For major accounting firms, there just aren’t enough people like Corine Graber Alvarez, a 2013 graduate. She was on the Dean’s List, played tennis, had multiple internship and job experiences and won student business awards.
For major accounting firms, there just aren’t enough people like Corine Alvarez.
She was on the Dean’s List, played tennis, has international experience, had multiple internship and job experiences and won student business awards. To sum it up, she was a pretty typical Goshen College accounting student.
That’s one of the reasons accounting firms are knocking at Goshen College’s door. Three of the top 10 accounting firms in the country recruit students directly from the college, as do regional and local firms. It helps that the college has one of the only regional accounting programs with a required, paid internship, which usually leads to a job offer.
“We are able to place nearly 100 percent of senior accounting majors in job-track internships every year,” said Michelle Horning, professor of accounting at Goshen College. “Our accounting program can’t have enough students. Firms regularly ask, ‘Are there any more?’”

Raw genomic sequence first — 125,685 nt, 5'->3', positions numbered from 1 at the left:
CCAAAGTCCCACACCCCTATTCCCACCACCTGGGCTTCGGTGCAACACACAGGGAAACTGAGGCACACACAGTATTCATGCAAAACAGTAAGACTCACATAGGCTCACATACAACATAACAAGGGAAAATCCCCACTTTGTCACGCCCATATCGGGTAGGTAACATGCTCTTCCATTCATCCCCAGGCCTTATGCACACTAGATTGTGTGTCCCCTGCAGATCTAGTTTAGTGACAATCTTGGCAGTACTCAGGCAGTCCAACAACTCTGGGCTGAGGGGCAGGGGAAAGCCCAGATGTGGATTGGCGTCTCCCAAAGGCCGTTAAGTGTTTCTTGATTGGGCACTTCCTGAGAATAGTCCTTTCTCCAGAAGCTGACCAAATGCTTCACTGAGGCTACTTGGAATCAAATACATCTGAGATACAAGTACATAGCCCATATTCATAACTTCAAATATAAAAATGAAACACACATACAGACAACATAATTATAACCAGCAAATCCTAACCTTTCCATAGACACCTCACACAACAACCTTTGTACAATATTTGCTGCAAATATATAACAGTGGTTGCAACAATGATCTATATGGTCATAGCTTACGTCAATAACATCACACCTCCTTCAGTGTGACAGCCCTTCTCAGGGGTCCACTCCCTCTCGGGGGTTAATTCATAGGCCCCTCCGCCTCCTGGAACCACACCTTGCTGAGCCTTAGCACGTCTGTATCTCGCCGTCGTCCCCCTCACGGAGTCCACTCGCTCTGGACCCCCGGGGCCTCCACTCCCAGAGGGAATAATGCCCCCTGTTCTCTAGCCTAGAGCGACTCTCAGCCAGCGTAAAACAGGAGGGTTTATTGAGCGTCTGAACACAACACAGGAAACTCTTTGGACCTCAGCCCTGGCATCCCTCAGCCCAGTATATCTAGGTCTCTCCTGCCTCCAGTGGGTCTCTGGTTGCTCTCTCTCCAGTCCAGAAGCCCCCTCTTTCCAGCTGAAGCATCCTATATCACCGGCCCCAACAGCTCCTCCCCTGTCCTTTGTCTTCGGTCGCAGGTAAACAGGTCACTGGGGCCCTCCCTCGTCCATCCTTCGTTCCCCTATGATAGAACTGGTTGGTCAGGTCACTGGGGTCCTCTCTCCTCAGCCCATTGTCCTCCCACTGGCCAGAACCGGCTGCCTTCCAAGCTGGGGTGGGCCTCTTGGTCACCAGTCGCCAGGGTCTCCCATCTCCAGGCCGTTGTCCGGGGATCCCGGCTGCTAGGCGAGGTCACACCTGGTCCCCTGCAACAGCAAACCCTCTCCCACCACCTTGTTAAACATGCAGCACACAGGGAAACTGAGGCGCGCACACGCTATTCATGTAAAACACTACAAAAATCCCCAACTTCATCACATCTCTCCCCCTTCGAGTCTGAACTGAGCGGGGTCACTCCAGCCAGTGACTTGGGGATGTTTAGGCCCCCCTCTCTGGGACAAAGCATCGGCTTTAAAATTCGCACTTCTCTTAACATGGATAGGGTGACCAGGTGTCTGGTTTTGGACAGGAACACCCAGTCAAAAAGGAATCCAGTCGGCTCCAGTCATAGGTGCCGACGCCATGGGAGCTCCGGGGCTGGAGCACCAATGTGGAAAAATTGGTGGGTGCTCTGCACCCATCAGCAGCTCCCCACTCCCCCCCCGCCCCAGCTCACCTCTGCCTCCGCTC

Alvarez is one of three accounting graduates who began her senior year with a job already in place for after graduation. She moved to Chicago to work for Deloitte, one of the largest accounting firms in the world. Five other senior accounting students all have job-offer track internships, which means that they too will be offered jobs if all goes well. To sweeten the deal, starting salaries can be upward of $50,000 a year.
“Our alumni network is strong and close knit and has helped us make inroads to the various CPA firms in Indianapolis and Chicago as well as keeping the local ties strong,” said Russ Rupp, professor of accounting at the college.
“It’s a great feeling to have a job already lined up, which surprises many non-business students who are wondering what the future has in store for them,” Alvarez said. “But, my case is not unique. My graduating class had numerous job offers and internships lined up for after graduation.”